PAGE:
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ICJ dismisses case on Georgia-Russia conflict

The International Court of Justice (ICJ) [official website; JURIST news archive] on Friday ruled [judgment, PDF] 10-6 that it lacks jurisdiction in a case to determine whether Russia committed human rights abuses following the secession of two areas of Georgia [JURIST news archive] in the 1990s. The ICJ began hearings [JURIST report] on the case after Russia challenged the court's jurisdiction to hear the controversy in late 2009, arguing that the International Convention on the Elimination of All Forms of Racial Discrimination (CERD) [materials] is inapplicable as Georgia and Russia were not engaged in a dispute over ethnic discrimination prior to the filing of the allegations. The ICJ dismissed Russia's objection, holding that there was a dispute between the nations, but the court found that the parties had not completed possible negotiations, a procedural requirement that must be fulfilled before parties may bring their dispute to the ICJ:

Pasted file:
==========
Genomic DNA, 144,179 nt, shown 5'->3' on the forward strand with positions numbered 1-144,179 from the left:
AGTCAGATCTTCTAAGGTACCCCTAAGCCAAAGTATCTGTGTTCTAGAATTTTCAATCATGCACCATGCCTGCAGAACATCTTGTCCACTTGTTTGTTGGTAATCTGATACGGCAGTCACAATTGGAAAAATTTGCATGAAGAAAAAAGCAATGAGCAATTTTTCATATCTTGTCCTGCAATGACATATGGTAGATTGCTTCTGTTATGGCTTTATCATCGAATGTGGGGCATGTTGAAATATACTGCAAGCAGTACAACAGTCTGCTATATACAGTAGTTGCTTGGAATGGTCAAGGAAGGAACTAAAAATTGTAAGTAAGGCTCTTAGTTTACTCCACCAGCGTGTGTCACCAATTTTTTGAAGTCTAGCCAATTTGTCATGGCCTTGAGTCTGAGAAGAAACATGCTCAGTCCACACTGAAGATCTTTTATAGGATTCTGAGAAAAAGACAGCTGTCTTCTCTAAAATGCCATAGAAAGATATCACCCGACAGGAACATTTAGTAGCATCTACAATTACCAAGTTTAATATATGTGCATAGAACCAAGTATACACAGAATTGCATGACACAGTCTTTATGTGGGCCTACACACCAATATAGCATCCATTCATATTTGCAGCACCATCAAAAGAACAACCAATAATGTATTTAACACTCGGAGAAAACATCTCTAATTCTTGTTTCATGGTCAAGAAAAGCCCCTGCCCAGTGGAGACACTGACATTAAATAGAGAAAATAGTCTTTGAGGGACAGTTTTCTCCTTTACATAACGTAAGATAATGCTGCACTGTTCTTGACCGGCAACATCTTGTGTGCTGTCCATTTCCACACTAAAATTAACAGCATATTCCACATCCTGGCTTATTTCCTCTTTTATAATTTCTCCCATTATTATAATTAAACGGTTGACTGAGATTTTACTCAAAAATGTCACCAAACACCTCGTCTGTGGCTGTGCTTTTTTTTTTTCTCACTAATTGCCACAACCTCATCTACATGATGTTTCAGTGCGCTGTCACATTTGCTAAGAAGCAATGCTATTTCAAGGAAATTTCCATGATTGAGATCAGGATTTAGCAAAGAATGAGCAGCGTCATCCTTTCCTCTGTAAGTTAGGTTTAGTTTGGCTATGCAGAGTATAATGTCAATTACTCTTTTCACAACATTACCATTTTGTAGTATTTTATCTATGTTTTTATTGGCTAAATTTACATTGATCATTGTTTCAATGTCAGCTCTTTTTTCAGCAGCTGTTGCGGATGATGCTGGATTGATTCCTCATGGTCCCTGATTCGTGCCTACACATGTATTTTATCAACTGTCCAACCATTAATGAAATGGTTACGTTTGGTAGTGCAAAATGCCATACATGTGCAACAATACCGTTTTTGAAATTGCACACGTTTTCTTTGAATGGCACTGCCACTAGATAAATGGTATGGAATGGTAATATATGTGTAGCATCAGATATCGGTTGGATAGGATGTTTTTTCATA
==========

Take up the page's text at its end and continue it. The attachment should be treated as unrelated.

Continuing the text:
The Court concludes that the facts in the record show that, between 9 August and 12 August 2008, Georgia did not attempt to negotiate CERD-related matters with the Russian Federation, and that, consequently, Georgia and the Russian Federation did not engage in negotiations with respect to the latter's compliance with its substantive obligations under CERD.
According to a member of the Russian Foreign Ministry, the Russian government supports the ICJ decision [Civil Georgia report]. However, Georgia's Deputy Minister of Justice Tina Burjaliani emphasized that "the court has left open the possibility that the case can proceed once the formal conditions for the exercise of jurisdiction ... have been met," suggesting that Georgian officials will continue to pursue the case [press release].

The dispute between Russian and Georgia is not limited to the proceedings before the ICJ. Last year, representatives from Russia met with prosecutors [JURIST report] from the International Criminal Court (ICC) [official website] to discuss claims of war crimes allegedly committed by Georgian soldiers during the conflict in South Ossetia in August 2008. That conflict occurred when Russia sent its military into Georgia in response to a Georgian bid to strike South Ossetia, an area heavily populated by Russians. The US has taken the position that both nations committed human rights violations [JURIST report] during that conflict. Georgia initially brought the case [JURIST report] before the ICJ in August 2008, shortly after Russia sent troops into Georgia.

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